Readings

“Takes,” poems, Tweet threads, reviews, and editorials I’ve read over the last six months that have stuck with me, and why. Punctuated with pictures so no one’s eyes have to cross with exhaustion.

Mary Margaret Alvarado, “On Memory with No Devices.” This is an essay you will never want to end.

Dan Arnold and Alicia Turner, “Why Are We Surprised When Buddhists Are Violent?” While I take issue with the piece’s implicit “we,” the authors make an important point about secular-dominant progressive American political consciousness. Most of us know Buddhism primarily through the ecumenical, culturally-mixed forms of Buddhism introduced in the last 50 years in colonizer states, which emphasize individual meditation and mindfulness and largely forego the religion’s incredibly varied forms of belief and ritual life throughout Central and East Asia. Because of our American context, it can be difficult for secular progressives to fathom how Buddhism— in Sri Lanka, Thailand, and now certainly in Myanmar— is used to justify horrible mass ethnic-national violence. The causes of this bloodshed are never simply religious, but in each case involved ethnic and state power; and in each case, the violence had passionate Buddhist critics. But Arnold and Turner are at pains to remind readers that any religion can be an instrument of nationalist violence.

Emily Bazelon, “When the Supreme Court Lurches Right.” Though this survey understates its own major point (that the Supreme Court has spent most of its history as a fundamentally reactionary and anti-egalitarian body), it remains a good overview of the shifting history of the court in American public life.

Peter Beinart, “American Jews Have Abandoned Gaza–and the Truth.” Beinart deeply identifies as a Zionist— he rejects the idea that the formation and expansion of Israel is intrinsically a settler-colonialist project, and strongly opposes the B.D.S. movement— but he’s been a consistent progressive critic of settlement expansion and of the corrupt, reactionary presidency of Benjamin Netanyahu. He’s also filled with moral horror at the consequences of Israel’s blockade of Gaza, and the spiritual costs to Israel of the human suffering that the state has brought on Palestinians. (His association with Israeli peace groups and his authorship of pieces such as this one are likely behind his recent detention at Ben Gurion Airport.)

Patrick Blanchfield, “The McCain Phenomenon.” This is the best piece I’ve read— free of sentimental glow but also of contrarian reflex— on the meaning of McCain in American public life: it’s a progressive’s examination of McCain as a symbol of America’s reverence for individualism, military honor, and matured rogueishness.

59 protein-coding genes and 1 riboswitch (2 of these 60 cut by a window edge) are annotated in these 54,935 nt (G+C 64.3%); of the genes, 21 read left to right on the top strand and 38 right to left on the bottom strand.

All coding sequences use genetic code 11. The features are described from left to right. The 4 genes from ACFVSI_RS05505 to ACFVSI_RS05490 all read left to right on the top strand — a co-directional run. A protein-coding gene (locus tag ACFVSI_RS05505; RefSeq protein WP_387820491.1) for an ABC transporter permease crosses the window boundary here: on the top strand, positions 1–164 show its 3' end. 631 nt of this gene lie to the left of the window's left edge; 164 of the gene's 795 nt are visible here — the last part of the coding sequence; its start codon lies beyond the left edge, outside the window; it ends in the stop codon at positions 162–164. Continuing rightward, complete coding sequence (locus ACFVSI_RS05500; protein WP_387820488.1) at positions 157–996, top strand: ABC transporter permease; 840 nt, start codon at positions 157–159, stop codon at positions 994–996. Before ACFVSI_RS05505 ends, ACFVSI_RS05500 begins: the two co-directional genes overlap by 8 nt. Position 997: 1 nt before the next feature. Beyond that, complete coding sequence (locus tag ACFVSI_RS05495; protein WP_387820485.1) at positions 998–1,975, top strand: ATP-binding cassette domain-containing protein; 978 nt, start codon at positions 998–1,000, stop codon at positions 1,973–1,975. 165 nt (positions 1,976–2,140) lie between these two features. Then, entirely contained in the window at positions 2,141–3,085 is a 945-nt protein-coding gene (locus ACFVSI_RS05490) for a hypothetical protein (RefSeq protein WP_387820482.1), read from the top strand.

Zach Carter and Paul Blumenthal, “Former Obama Officials Are Riding Out the Trump Years by Cashing In.” Lockheed Martin, Uber, Covington and Burling, Booz Allen Hamilton, Morgan Stanley, Amazon: as soon as their government tenures ended, many of the most powerful figures from Obama’s administration stepped through the revolving door into comfortable positions selling weapons, subprime loans, union-busting regulations, and more.

Jeff Chang on De La Soul’s 3 Feet High and Rising. A joyful essay, an in-depth history of a unique cultural text: a work of incredible lyrical skill and bonkers musical invention, one that you still can’t get on Spotify.

Thomas B. Edsall, “The Democrats’ Gentrification Problem.” Educated middle-class white people and urban black communities exist across a widening fault line of money-mobility, neighborhood history, and a wealth gap deepened by racist housing policies. While this article says little about the role of organized multiracial communities in pressuring lawmakers from the bottom up to create housing equity, it’s still a top-down view of a deep tension between two important Democratic constituencies and the continuing power of white racial kinship networks in maintaining a black economic underclass.

Eve Fairbanks, “Well-Off Millennials Are All Julia Salazar. I Wish We Weren’t.” This piece diagnoses a real social problem— affluent folks feeling they have to exaggerate, or invent, a hard-luck biography to be seen as authentic, especially in high-stakes elite institutions— but avoids looking right at the sources of, or responses to, this phenomenon. My response is: yes. But privileged folks also just need to stop lying about our privilege. First, because it trivializes the reality of suffering we pretend to have experienced. Second, because it’s built on the cancerous belief that a safe, materially-comfortable upbringing makes us inauthentic. But how can we believe this, if we hope to create a world that (while growing beyond capitalist definitions of safety and comfort) actually is safe and comfortable, rich in possibility and relationship for all people? A sense of possibility and comfort isn’t the toxic aspect of privilege: emotional numbing is. The cost of buying in to privilege is choosing to ignore the dehumanization of those on which our comfort depends. (I also think that this habit of exaggeration leaves us less likely to honor the actual pain, our own or others’, that comes with any life. This is its own form of dehumanization.) Fairbanks does describe the transmutation of pain– into visible, nameable forms— she witnessed among her privileged cohort. But I wish she’d gone way, way further– and perhaps even ventured into encountering lives characterized by the suffering our material comfort is built upon. Or questioning the social value of high-stakes elite institutions altogether.